D-Day in Jason Rohde murder trial
Publish date: 08 November 2018
Issue Number: 4583
Diary: Legalbrief Today
Jason Rohde, accused of murdering his wife, will hear his fate in the Western Cape High Court at 10am today. Yesterday afternoon, according to TimesLIVE, Advocate Graham van der Spuy painted a picture of a shattered man who was not capable of violence. He pointed to testimonies that had unfolded in the lengthy trial in which it was stated: ‘The accused most certainly does not have the profile of somebody who resorts to violence to resolve a conflict. He is non-confrontational.’ As for his wife Susan, whose death at the luxury Spier Wine Estate sent shock waves across the country in July 2016, Van der Spuy said there are three theories which explained what happened – all of which include Susan taking her own life. ‘My submission is that the deceased died at her own hand and that the evidence overwhelmingly supports that,’ he said, adding she may have ‘consciously committed suicide’ when she went into the bathroom and possibly thought to herself, ‘this is it, I can’t take it anymore; I have lost the battle’. Another explanation he gave was that she wished to ‘simulate a suicide as a cry for help’ but that it went ‘miserably wrong’. ‘It is amazing how quickly unconsciousness occurs after a ligature is applied to the neck – it happens within seconds,’ he said. His third theory was that Susan Rohde was engaged in an experiment of sorts – an attempt to see what it took to commit suicide – but didn’t plan on dying that day. ‘It could have been a simulated experiment but before she knew it, the dye was cast,’ he said. He argued the state’s allegation that Rohde murdered his wife in the bedroom and then transported her to the bathroom to create a fake suicide was not possible when no DNA was found to corroborate that, and no carpet fibres were found on her body.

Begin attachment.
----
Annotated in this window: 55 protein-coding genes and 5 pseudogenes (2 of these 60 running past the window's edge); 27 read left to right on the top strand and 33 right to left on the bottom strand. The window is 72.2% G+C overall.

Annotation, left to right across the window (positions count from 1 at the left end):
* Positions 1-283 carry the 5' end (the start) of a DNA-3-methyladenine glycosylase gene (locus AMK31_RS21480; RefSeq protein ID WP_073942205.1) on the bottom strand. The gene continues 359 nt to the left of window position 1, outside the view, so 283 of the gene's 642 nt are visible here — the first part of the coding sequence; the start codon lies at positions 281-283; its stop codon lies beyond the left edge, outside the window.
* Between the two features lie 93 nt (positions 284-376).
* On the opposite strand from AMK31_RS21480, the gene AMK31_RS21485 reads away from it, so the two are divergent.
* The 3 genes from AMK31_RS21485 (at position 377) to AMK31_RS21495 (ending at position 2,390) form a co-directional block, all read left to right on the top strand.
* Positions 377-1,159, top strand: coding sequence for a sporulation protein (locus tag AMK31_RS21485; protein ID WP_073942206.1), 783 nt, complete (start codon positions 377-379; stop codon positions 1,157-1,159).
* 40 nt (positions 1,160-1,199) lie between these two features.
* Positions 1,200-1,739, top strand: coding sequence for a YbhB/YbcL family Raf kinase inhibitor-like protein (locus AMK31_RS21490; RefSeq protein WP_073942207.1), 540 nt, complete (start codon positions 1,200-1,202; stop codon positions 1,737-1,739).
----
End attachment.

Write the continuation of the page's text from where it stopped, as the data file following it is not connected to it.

Van der Spuy also attempted to dent the credibility of state pathologist Dr Akmal Coetzee-Khan, accusing him of making deliberate errors, jumping to conclusions that warped his analysis and, in effect, obstructing justice. Van der Spuy claimed that 'through a cacophony of incorrect assumptions', Coetzee-Khan had declared right at the outset that 'Susan was assaulted and murdered, her husband was a suspect, and foul play had occurred'. Coetzee-Khan was accused of interfering in processes beyond his ambit when he said at the crime scene investigation that Rohde should immediately be examined for injuries which would form part of the record, and that he should have his passport confiscated lest he become a flight risk, notes TimesLIVE. 'What we have is a shockingly poor incident scene inspection. We have fundamentally incorrect conclusions. His evidence and report in that regard were not worth the paper they were written on. It was forensic nonsense.' Van der Spuy also slammed the autopsy report, saying it 'was incompetently performed' and 'utterly flawed'. He questioned why the state pathologist had claimed to take his own notes during the autopsy. He also asked why it took 'nine months to squeeze the autopsy report out of the state'. 'One can't but think that something fishy is going on,' he said. He questioned why no X-rays were performed on Susan Rohde's body, and why no histology was included in the report.